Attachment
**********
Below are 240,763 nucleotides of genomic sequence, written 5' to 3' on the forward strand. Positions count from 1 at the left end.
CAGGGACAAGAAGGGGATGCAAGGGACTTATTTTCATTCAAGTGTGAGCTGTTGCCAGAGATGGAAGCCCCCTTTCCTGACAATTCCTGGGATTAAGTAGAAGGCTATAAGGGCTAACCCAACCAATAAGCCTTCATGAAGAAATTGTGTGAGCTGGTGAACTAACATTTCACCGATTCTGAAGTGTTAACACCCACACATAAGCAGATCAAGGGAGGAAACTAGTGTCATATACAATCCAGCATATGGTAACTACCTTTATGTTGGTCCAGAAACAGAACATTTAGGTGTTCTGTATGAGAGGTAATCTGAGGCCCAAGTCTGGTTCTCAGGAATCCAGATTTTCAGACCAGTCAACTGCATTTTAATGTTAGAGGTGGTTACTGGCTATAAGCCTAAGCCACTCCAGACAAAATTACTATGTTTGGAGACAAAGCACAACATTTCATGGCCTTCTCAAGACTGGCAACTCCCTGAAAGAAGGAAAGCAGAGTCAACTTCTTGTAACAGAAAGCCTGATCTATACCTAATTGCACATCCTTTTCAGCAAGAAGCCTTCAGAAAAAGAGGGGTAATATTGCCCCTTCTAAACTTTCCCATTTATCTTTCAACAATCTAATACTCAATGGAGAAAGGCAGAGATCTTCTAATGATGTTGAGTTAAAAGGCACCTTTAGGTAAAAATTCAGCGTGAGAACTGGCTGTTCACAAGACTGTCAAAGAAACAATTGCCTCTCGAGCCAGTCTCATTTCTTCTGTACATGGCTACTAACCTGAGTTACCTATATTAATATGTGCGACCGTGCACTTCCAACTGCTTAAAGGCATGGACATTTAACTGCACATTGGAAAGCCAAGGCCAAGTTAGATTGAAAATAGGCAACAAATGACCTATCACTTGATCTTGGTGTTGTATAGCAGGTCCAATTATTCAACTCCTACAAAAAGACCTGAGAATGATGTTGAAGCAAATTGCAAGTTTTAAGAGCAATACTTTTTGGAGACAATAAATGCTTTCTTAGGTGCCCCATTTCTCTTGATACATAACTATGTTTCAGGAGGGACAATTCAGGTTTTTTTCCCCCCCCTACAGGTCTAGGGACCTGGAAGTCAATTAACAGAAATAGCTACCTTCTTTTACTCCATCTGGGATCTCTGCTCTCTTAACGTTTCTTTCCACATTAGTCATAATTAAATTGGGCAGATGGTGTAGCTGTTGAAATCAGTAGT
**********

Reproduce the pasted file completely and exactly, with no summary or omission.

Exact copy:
Below are 240,763 nucleotides of genomic sequence, written 5' to 3' on the forward strand. Positions count from 1 at the left end.
CAGGGACAAGAAGGGGATGCAAGGGACTTATTTTCATTCAAGTGTGAGCTGTTGCCAGAGATGGAAGCCCCCTTTCCTGACAATTCCTGGGATTAAGTAGAAGGCTATAAGGGCTAACCCAACCAATAAGCCTTCATGAAGAAATTGTGTGAGCTGGTGAACTAACATTTCACCGATTCTGAAGTGTTAACACCCACACATAAGCAGATCAAGGGAGGAAACTAGTGTCATATACAATCCAGCATATGGTAACTACCTTTATGTTGGTCCAGAAACAGAACATTTAGGTGTTCTGTATGAGAGGTAATCTGAGGCCCAAGTCTGGTTCTCAGGAATCCAGATTTTCAGACCAGTCAACTGCATTTTAATGTTAGAGGTGGTTACTGGCTATAAGCCTAAGCCACTCCAGACAAAATTACTATGTTTGGAGACAAAGCACAACATTTCATGGCCTTCTCAAGACTGGCAACTCCCTGAAAGAAGGAAAGCAGAGTCAACTTCTTGTAACAGAAAGCCTGATCTATACCTAATTGCACATCCTTTTCAGCAAGAAGCCTTCAGAAAAAGAGGGGTAATATTGCCCCTTCTAAACTTTCCCATTTATCTTTCAACAATCTAATACTCAATGGAGAAAGGCAGAGATCTTCTAATGATGTTGAGTTAAAAGGCACCTTTAGGTAAAAATTCAGCGTGAGAACTGGCTGTTCACAAGACTGTCAAAGAAACAATTGCCTCTCGAGCCAGTCTCATTTCTTCTGTACATGGCTACTAACCTGAGTTACCTATATTAATATGTGCGACCGTGCACTTCCAACTGCTTAAAGGCATGGACATTTAACTGCACATTGGAAAGCCAAGGCCAAGTTAGATTGAAAATAGGCAACAAATGACCTATCACTTGATCTTGGTGTTGTATAGCAGGTCCAATTATTCAACTCCTACAAAAAGACCTGAGAATGATGTTGAAGCAAATTGCAAGTTTTAAGAGCAATACTTTTTGGAGACAATAAATGCTTTCTTAGGTGCCCCATTTCTCTTGATACATAACTATGTTTCAGGAGGGACAATTCAGGTTTTTTTCCCCCCCCTACAGGTCTAGGGACCTGGAAGTCAATTAACAGAAATAGCTACCTTCTTTTACTCCATCTGGGATCTCTGCTCTCTTAACGTTTCTTTCCACATTAGTCATAATTAAATTGGGCAGATGGTGTAGCTGTTGAAATCAGTAGT